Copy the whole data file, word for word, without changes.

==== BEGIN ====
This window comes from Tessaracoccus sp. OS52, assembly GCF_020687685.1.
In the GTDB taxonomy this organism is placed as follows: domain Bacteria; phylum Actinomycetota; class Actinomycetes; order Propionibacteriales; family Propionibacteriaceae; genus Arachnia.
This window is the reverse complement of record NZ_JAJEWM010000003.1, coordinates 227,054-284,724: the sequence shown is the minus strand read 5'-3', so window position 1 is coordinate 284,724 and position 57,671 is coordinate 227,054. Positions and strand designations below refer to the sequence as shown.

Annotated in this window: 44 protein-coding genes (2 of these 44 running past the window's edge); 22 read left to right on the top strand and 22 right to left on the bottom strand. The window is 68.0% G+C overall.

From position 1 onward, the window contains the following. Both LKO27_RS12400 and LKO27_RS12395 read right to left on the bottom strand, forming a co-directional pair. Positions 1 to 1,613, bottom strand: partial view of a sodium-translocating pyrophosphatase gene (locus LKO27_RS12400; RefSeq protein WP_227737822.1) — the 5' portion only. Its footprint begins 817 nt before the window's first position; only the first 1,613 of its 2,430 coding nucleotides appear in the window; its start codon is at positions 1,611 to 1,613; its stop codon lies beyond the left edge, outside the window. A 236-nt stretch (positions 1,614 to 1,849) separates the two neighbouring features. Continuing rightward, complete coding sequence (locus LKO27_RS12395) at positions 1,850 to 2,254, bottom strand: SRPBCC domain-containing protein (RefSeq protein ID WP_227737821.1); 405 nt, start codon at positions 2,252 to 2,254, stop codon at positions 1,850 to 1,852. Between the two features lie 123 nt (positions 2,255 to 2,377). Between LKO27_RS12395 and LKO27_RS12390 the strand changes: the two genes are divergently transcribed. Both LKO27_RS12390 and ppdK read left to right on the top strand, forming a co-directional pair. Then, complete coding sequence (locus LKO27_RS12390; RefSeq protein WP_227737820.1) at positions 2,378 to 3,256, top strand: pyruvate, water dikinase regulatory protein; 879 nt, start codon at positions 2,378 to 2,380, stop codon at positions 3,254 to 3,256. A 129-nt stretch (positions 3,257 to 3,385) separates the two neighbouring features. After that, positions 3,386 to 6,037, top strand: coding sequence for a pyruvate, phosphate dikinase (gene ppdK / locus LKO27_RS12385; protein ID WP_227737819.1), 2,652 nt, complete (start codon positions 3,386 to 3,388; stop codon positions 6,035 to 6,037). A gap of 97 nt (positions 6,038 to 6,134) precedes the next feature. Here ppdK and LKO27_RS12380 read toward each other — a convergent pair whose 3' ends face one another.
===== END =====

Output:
This window comes from Tessaracoccus sp. OS52, assembly GCF_020687685.1.
In the GTDB taxonomy this organism is placed as follows: domain Bacteria; phylum Actinomycetota; class Actinomycetes; order Propionibacteriales; family Propionibacteriaceae; genus Arachnia.
This window is the reverse complement of record NZ_JAJEWM010000003.1, coordinates 227,054-284,724: the sequence shown is the minus strand read 5'-3', so window position 1 is coordinate 284,724 and position 57,671 is coordinate 227,054. Positions and strand designations below refer to the sequence as shown.

Annotated in this window: 44 protein-coding genes (2 of these 44 running past the window's edge); 22 read left to right on the top strand and 22 right to left on the bottom strand. The window is 68.0% G+C overall.

From position 1 onward, the window contains the following. Both LKO27_RS12400 and LKO27_RS12395 read right to left on the bottom strand, forming a co-directional pair. Positions 1 to 1,613, bottom strand: partial view of a sodium-translocating pyrophosphatase gene (locus LKO27_RS12400; RefSeq protein WP_227737822.1) — the 5' portion only. Its footprint begins 817 nt before the window's first position; only the first 1,613 of its 2,430 coding nucleotides appear in the window; its start codon is at positions 1,611 to 1,613; its stop codon lies beyond the left edge, outside the window. A 236-nt stretch (positions 1,614 to 1,849) separates the two neighbouring features. Continuing rightward, complete coding sequence (locus LKO27_RS12395) at positions 1,850 to 2,254, bottom strand: SRPBCC domain-containing protein (RefSeq protein ID WP_227737821.1); 405 nt, start codon at positions 2,252 to 2,254, stop codon at positions 1,850 to 1,852. Between the two features lie 123 nt (positions 2,255 to 2,377). Between LKO27_RS12395 and LKO27_RS12390 the strand changes: the two genes are divergently transcribed. Both LKO27_RS12390 and ppdK read left to right on the top strand, forming a co-directional pair. Then, complete coding sequence (locus LKO27_RS12390; RefSeq protein WP_227737820.1) at positions 2,378 to 3,256, top strand: pyruvate, water dikinase regulatory protein; 879 nt, start codon at positions 2,378 to 2,380, stop codon at positions 3,254 to 3,256. A 129-nt stretch (positions 3,257 to 3,385) separates the two neighbouring features. After that, positions 3,386 to 6,037, top strand: coding sequence for a pyruvate, phosphate dikinase (gene ppdK / locus LKO27_RS12385; protein ID WP_227737819.1), 2,652 nt, complete (start codon positions 3,386 to 3,388; stop codon positions 6,035 to 6,037). A gap of 97 nt (positions 6,038 to 6,134) precedes the next feature. Here ppdK and LKO27_RS12380 read toward each other — a convergent pair whose 3' ends face one another.